F. H. Knight’s Risk, Uncertainty, and Profit and J. M. Keynes’ Treatise on Probability after 100 years

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Feduzi, A 
McCann, Jr, CR 

This Special Issue marks the 100th anniversary of the first publication of two major books by economists on and around the themes of probability, risk and uncertainty: Frank Hyneman Knight’s Risk, Uncertainty, and Profit and John Maynard Keynes’ A Treatise on Probability. Knight’s book was written for economists, went on to become a classic within the discipline, and continues to be widely cited to this day on topics ranging from entrepreneurship to insurance design. Keynes’ book, in contrast, was written for a philosophical audience, initially ignored by economists save for a few early reviews, and subsequently overshadowed by his own magnum opus, The General Theory of Employment, Interest and Money, published in 1936. Yet the General Theory, alongside Keynes’ 1937 reply to its critics, marked something of a return to themes first explored in A Treatise on Probability and this, spurred by rising interest in expectations with the advent of the Rational Expectations Hypothesis and the New Classical Economics in the late 1970s and early 1980s, inspired a small but continuing stream of research on his earlier work by economists. Partly as a consequence of this research, Keynes’ A Treatise on Probability is now also routinely cited on the subject of uncertainty, sometimes in tandem with references to Knight, predominantly in various branches of heterodox economics, but also in more mainstream contributions to economics, decision theory and management.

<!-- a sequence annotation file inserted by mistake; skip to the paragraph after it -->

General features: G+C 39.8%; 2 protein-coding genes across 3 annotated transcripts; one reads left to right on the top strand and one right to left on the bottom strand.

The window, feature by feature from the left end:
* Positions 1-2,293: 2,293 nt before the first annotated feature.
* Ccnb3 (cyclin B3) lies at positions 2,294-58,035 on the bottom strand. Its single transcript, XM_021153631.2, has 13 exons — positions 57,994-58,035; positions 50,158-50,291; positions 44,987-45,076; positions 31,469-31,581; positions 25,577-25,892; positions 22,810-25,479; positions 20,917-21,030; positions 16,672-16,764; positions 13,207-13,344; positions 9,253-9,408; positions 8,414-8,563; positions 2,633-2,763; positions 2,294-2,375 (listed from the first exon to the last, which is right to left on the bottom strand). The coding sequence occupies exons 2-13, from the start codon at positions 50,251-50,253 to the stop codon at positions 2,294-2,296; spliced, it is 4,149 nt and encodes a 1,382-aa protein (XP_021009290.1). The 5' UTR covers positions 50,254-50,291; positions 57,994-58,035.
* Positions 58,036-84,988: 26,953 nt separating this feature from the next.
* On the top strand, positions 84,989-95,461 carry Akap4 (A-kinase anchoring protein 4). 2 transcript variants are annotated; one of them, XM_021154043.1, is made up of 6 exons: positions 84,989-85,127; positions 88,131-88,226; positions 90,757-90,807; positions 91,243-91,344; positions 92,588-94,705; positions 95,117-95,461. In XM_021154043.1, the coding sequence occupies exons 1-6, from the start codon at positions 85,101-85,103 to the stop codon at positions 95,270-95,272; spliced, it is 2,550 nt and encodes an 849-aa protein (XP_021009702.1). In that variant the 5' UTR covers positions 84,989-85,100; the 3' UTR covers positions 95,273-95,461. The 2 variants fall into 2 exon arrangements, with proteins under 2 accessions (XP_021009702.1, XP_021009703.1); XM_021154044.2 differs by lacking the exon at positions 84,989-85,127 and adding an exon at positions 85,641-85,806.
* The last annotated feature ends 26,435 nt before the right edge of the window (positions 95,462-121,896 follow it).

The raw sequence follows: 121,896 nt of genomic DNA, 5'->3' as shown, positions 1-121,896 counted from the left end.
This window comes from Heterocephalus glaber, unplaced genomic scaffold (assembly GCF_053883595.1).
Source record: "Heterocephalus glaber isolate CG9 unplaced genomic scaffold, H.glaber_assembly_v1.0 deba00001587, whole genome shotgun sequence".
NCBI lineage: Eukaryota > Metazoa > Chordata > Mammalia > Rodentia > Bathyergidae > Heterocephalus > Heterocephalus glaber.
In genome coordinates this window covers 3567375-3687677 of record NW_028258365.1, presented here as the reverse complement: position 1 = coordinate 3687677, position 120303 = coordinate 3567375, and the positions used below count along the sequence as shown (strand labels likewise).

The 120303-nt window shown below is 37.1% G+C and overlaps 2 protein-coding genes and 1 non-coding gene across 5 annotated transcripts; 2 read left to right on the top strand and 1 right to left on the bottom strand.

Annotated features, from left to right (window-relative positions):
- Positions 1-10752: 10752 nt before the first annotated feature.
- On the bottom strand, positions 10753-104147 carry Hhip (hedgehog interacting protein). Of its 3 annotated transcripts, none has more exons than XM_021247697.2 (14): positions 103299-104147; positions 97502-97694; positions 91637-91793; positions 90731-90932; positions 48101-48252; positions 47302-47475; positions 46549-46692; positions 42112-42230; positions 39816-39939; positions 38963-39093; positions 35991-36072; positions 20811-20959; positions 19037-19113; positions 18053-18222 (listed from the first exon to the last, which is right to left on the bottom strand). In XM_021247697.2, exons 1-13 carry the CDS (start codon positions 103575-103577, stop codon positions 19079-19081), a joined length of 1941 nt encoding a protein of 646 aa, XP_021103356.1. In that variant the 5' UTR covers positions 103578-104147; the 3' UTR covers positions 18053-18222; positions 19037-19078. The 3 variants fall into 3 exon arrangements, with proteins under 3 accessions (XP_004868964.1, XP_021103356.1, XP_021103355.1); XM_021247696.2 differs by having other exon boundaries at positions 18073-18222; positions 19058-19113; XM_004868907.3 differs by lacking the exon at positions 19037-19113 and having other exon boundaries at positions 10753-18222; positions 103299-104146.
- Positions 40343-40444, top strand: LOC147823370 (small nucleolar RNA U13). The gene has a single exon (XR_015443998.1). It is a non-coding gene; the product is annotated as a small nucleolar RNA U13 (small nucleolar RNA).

38 Economics, 3502 Banking, Finance and Investment, 3801 Applied Economics, 35 Commerce, Management, Tourism and Services
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Cambridge Journal of Economics
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Oxford University Press (OUP)
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